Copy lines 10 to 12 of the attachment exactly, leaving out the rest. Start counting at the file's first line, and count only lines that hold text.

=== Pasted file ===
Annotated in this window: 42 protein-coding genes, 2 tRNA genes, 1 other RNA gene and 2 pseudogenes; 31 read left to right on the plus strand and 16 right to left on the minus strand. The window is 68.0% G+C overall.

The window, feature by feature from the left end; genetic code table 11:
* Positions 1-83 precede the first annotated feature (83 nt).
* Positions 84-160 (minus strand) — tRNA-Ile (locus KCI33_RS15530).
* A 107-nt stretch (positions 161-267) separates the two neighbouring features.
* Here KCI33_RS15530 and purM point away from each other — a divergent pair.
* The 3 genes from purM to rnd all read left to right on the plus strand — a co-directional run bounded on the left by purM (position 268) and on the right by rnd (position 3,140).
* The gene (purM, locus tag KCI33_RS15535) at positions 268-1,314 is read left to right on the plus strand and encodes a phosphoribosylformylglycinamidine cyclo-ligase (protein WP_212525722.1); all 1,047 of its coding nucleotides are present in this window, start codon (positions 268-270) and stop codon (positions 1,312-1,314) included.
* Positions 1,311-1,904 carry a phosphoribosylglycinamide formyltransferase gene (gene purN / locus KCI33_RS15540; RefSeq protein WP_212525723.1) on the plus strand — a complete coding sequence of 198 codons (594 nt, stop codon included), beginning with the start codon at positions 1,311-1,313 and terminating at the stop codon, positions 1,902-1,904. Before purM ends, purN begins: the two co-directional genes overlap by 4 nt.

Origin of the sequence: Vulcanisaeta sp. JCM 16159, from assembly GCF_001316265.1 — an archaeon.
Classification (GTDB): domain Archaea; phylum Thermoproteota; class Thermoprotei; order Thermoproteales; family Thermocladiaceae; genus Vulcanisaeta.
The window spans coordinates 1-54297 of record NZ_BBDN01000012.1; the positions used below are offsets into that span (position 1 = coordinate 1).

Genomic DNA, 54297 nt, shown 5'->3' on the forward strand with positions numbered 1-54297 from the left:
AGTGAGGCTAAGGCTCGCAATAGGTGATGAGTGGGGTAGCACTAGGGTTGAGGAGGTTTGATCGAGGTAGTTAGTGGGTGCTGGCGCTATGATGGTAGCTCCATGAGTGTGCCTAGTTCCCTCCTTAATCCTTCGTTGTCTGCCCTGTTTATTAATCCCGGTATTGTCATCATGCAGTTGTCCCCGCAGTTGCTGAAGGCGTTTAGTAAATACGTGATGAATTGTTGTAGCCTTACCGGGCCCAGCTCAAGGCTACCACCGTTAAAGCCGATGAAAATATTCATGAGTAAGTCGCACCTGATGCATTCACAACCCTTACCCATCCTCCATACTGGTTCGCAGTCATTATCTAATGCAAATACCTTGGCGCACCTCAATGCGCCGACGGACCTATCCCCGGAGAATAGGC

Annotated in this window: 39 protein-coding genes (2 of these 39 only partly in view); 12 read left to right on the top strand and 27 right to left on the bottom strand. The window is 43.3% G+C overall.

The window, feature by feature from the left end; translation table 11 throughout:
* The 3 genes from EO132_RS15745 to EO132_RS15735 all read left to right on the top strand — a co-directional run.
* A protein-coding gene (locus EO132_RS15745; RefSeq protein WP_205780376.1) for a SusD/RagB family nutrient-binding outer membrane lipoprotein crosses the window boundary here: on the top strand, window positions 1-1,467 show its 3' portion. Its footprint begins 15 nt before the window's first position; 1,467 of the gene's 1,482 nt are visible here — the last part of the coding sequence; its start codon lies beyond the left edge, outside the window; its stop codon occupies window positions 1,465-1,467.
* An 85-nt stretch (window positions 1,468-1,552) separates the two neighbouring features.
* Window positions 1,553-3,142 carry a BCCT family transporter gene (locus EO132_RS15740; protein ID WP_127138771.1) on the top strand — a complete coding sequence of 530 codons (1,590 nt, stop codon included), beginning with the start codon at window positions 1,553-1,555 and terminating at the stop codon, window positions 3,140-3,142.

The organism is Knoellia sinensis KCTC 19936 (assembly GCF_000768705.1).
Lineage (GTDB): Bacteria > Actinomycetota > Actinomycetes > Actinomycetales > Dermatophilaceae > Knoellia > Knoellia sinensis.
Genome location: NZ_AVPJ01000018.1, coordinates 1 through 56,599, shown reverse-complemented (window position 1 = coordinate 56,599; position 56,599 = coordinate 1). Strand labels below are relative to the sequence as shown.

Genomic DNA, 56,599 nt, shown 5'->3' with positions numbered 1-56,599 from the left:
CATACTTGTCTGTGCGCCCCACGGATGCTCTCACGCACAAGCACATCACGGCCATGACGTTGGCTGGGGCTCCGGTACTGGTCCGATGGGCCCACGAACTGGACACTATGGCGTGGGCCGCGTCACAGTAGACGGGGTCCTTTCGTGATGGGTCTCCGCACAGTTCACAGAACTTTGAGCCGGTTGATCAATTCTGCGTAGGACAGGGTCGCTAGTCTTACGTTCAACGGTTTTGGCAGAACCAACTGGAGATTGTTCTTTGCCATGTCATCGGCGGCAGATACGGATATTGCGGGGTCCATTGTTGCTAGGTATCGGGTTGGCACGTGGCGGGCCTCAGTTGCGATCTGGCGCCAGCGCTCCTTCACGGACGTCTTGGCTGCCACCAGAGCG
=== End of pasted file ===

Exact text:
Origin of the sequence: Vulcanisaeta sp. JCM 16159, from assembly GCF_001316265.1 — an archaeon.
Classification (GTDB): domain Archaea; phylum Thermoproteota; class Thermoprotei; order Thermoproteales; family Thermocladiaceae; genus Vulcanisaeta.
The window spans coordinates 1-54297 of record NZ_BBDN01000012.1; the positions used below are offsets into that span (position 1 = coordinate 1).